The long-term objective of the proposed Mentored Research Scientist Development Award is to launch Dr. Jacques-Tiura?s program of research as an independent social health behavioral change researcher focusing on young women?s addictive behaviors. This goal will be achieved through a 5-year parallel training and research plan. Training objectives involve building expertise in (1) the theory and practice of T1 translation intervention development and adaption, (2) behavioral economic theory and its application to addictive behaviors, (3) the development and refinement of mobile health-delivered (mHealth) interventions, and (4) the development, refinement, and use of statistical methods of analyzing data to inform adaptive interventions and just-in-time adaptive interventions (JITAIs). Training objectives will be met through a comprehensive training plan involving (1) ongoing one-on-one meetings with mentors Drs. Sylvie Naar, Mark Greenwald, Steven Ondersma, and Inbal Nahum-Shani, (2) workshops and summer institutes, (3) conferences, (4) seminars, and (5) coursework for the responsible conduct of research. Skills gained through the training plan will be put into action through the complementary three-phase research plan. Phase 1, to be completed in Years 1 and 2, involves basic behavioral science of pre-intervention development. To address Aim 1, we will collect online survey data from 300 young women age 18-25 to examine common behavioral economic factors related to heavy episodic drinking (HED) and loss-of-control (LOC) eating among sexual and/or dating violence survivors (SVDV), such as relative reinforcing value of alcohol and food, delay discounting of alcohol and food, costs and consequences of alcohol and LOC eating, and reinforcement from non-alcohol and food-related activities. Results will guide intervention and development and beta testing in Phase 2 (T1 translation). Phase 2, to be completed in Years 2-3, involves developing and beta testing the 12-week online behavioral economic-guided JITAI to reduce HED and LOC eating behaviors with 12 SVDV survivors, to address Aim 2. Phase 3, to be completed in Years 4 and 5, focuses on proof of concept and involves feasibility and preliminary efficacy testing of the intervention developing in Phase 2.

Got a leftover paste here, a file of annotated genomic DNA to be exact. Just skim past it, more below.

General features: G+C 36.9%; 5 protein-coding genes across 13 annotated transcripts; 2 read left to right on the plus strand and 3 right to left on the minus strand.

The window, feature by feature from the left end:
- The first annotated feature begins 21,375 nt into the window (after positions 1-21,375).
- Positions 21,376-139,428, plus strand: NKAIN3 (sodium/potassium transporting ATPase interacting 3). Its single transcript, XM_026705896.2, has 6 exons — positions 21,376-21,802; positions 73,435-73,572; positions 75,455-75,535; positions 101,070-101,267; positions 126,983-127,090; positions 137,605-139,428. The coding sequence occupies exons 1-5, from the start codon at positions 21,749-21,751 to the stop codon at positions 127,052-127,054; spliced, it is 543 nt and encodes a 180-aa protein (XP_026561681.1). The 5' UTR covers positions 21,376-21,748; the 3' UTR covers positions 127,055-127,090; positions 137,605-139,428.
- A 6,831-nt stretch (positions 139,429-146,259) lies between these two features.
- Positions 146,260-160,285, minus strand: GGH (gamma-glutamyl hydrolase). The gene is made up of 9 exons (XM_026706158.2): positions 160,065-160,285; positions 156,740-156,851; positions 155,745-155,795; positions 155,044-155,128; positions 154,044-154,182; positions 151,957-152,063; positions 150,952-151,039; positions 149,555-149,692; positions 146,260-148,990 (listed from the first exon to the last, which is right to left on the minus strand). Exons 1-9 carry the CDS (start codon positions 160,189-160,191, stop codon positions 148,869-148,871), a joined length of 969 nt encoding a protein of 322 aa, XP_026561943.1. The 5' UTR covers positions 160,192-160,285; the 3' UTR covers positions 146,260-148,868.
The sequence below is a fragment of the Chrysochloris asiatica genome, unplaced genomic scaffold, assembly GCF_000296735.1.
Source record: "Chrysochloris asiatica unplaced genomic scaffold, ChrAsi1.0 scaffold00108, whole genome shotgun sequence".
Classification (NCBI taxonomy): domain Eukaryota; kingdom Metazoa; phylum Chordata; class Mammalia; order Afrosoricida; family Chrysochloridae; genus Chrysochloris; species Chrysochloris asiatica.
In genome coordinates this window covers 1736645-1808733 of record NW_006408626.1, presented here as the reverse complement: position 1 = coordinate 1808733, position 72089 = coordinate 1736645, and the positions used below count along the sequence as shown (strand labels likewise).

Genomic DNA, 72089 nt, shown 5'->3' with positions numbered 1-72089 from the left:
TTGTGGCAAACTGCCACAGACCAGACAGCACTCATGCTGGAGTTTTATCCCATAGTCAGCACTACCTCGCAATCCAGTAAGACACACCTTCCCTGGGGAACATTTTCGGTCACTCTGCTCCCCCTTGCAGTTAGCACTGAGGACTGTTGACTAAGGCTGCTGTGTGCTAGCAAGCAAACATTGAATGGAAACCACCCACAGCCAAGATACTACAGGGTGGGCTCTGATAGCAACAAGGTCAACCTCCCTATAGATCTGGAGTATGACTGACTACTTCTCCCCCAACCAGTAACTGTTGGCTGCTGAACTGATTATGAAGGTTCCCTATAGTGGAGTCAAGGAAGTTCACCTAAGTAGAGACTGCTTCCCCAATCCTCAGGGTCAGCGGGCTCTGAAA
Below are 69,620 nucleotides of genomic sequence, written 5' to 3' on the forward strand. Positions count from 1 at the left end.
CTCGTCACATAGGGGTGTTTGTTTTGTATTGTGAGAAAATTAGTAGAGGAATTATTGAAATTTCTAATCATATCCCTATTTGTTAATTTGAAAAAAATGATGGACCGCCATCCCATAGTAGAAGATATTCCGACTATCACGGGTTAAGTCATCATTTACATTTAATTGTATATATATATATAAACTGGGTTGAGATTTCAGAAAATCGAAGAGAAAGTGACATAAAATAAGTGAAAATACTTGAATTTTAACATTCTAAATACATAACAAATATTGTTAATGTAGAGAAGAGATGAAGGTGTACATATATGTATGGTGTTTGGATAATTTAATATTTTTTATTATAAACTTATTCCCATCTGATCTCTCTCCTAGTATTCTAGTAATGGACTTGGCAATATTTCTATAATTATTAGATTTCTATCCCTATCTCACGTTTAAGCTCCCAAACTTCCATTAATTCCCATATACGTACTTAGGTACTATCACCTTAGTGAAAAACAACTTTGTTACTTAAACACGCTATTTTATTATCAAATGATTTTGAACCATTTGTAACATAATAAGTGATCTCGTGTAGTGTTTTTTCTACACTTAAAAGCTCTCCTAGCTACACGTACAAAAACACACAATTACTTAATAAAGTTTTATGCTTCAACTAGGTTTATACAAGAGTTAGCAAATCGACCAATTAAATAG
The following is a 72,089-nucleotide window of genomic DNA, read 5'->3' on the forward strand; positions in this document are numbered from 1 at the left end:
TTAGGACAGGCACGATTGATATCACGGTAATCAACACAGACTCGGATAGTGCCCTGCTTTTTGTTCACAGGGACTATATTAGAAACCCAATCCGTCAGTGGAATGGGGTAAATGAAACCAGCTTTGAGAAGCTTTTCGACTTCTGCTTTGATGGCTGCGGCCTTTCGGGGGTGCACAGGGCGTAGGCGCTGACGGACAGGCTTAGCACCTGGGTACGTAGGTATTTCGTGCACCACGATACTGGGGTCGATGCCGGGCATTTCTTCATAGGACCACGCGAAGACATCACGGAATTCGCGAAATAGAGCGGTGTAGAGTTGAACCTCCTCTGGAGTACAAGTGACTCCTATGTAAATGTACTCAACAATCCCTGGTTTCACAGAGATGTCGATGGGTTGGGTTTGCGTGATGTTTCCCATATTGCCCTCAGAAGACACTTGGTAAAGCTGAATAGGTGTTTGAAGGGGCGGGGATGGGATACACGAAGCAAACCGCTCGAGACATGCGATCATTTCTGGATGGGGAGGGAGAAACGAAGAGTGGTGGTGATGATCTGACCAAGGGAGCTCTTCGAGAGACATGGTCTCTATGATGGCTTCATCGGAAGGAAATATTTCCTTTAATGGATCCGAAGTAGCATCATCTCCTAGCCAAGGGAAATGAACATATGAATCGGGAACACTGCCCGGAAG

Aim 3 a concerns feasibility and refinement of participant methods and intervention content, and Aim 3b concerns testing invention efficacy by conducting a within- subjects multiple baseline pilot study with 36 SVDV survivors. The proposed studies will provide pilot data for Dr. Jacques-Tiura?s first R01 proposal to NIAAA, to be submitted in Year 5. Mentors Drs. Naar, Greenwald, Ondersma, and Nahum-Shani will share their expertise in (1) T1 translation of health intervention, (2) behavioral economics, (3) mHealth, and (4) JITAI research design and statistical analysis. Wayne State University offers suitable resources and a fruitful environment ripe for growing a career in the addictive behaviors. This proposal is aligned with the NIH Research Career Development program?s overall goal of ensuring the training of a diverse pool of scientists to address the USA?s behavioral and biomedical needs.
The proposed project addresses major public health issues related to young women?s heavy drinking and obesity. We first seek to assess common behavioral choice factors ? such as reinforcement from alcohol, food, and other activities; ability to delay consumption of alcohol and preferred foods; and heavy drinking and overeating costs and consequences ? related to heavy drinking and overeating among survivors of sexual and/or dating violence. Using results from the survey data, we then seek to develop and pilot test an online mHealth just-in-time adaptive intervention to reduce heavy drinking and overeating among survivors. Overall, this series of studies seeks to lay the foundation for a full randomized control trial of the behavioral intervention to reduce heavy drinking and overeating in the wake of sexual and/or dating violence victimization.